On Body and Soul ★★★★½

Warning: this movie (but not this review) contains unusually graphic scenes of violence against animals.

On Body and Soul is an engrossingly tactile movie about the need to be touched, in both the physical and emotional senses of the concept. Despite its cool, quiet, "slow" contemporary European art film style, Ildikó Enyedi's drama becomes quickly and emotionally personal thanks to two perfectly intimate performances by Géza Morcsányi and Alexandra Borbély, playing co-workers at an industrial slaughterhouse who share a unique connection.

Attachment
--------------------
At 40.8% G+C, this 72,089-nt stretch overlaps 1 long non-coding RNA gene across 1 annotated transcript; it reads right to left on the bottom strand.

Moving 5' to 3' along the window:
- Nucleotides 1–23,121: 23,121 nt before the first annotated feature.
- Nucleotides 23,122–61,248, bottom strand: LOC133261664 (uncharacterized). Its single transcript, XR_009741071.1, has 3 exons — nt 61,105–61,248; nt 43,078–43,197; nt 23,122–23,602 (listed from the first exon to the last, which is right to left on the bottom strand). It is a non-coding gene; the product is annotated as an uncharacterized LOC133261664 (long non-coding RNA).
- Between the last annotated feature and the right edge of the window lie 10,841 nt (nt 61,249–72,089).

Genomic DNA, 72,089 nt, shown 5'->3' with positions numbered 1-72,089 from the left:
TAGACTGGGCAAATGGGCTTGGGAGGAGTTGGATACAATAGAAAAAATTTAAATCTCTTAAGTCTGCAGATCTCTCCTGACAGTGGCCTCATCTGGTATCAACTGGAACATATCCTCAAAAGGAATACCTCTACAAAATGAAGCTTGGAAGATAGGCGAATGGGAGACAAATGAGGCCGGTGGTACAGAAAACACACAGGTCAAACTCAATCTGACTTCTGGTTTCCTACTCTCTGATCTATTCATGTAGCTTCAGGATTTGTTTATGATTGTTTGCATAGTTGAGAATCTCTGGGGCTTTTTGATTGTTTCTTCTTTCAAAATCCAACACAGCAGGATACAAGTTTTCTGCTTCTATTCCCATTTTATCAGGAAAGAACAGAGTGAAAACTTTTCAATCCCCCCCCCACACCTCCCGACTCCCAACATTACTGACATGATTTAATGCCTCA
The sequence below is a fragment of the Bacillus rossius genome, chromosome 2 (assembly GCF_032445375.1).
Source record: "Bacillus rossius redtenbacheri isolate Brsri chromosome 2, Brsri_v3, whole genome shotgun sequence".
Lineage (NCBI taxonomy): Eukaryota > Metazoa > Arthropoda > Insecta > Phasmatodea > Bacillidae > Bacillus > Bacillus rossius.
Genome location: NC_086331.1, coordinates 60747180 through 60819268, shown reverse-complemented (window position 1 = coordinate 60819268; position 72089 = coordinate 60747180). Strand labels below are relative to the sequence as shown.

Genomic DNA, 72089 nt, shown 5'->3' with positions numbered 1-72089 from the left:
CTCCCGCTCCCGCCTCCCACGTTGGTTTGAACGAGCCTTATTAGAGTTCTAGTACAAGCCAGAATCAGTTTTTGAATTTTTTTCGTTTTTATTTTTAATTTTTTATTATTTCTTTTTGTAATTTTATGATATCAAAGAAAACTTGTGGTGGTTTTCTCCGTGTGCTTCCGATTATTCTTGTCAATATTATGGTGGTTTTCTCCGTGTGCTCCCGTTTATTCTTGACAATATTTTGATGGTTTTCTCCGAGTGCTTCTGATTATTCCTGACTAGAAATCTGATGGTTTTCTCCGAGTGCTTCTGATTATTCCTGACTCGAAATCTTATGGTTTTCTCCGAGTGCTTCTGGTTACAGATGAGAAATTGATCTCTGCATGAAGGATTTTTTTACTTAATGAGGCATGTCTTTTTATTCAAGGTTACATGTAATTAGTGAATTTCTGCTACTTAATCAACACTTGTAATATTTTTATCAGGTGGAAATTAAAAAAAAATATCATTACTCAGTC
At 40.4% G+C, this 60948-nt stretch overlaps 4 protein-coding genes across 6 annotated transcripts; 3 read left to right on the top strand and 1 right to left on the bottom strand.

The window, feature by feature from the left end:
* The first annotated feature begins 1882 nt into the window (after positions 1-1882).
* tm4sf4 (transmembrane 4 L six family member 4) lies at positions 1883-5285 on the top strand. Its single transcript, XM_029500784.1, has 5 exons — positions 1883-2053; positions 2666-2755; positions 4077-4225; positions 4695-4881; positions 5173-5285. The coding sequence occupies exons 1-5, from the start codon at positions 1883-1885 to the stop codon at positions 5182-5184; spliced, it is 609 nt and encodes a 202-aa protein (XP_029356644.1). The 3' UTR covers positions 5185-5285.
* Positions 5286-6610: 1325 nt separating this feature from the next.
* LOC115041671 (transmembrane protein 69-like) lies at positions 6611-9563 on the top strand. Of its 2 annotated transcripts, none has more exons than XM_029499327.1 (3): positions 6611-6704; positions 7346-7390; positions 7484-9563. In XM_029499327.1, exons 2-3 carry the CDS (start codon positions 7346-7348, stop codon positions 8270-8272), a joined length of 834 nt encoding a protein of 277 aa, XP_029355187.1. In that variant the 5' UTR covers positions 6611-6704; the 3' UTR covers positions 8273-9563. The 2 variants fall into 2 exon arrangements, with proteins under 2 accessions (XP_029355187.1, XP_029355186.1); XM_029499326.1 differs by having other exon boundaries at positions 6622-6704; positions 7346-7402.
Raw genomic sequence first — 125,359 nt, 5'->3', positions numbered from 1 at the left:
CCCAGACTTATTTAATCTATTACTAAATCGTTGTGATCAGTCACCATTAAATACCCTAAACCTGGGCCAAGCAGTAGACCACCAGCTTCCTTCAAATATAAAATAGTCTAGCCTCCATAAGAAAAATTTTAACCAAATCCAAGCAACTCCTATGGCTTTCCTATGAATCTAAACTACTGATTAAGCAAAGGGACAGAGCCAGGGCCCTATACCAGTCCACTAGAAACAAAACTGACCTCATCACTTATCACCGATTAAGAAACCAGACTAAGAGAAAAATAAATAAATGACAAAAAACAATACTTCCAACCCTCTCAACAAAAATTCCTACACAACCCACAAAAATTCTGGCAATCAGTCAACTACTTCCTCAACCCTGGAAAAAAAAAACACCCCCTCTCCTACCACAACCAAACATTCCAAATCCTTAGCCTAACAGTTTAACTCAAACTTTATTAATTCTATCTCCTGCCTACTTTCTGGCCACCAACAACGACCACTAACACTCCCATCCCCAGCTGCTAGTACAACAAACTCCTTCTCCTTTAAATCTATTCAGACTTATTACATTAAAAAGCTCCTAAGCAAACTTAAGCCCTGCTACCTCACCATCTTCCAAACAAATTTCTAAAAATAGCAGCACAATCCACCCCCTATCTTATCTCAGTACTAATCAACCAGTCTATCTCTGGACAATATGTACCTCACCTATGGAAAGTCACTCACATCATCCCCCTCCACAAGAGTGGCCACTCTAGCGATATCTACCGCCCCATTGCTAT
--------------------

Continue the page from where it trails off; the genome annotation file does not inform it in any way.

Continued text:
While I may have preferred different handling of or outcomes from a few moments or scenes, Enyedi's choices somehow always feel right and thoughtful despite minor misgivings, and rarely have my feelings for characters snuck up on me so strongly and unexpectedly -- The Umbrellas of Cherbourg is comparable in that regard. The aggregate of subtle and self-denied yearning in On Body and Soul is, ultimately, overwhelming, culminating in extremely special experience.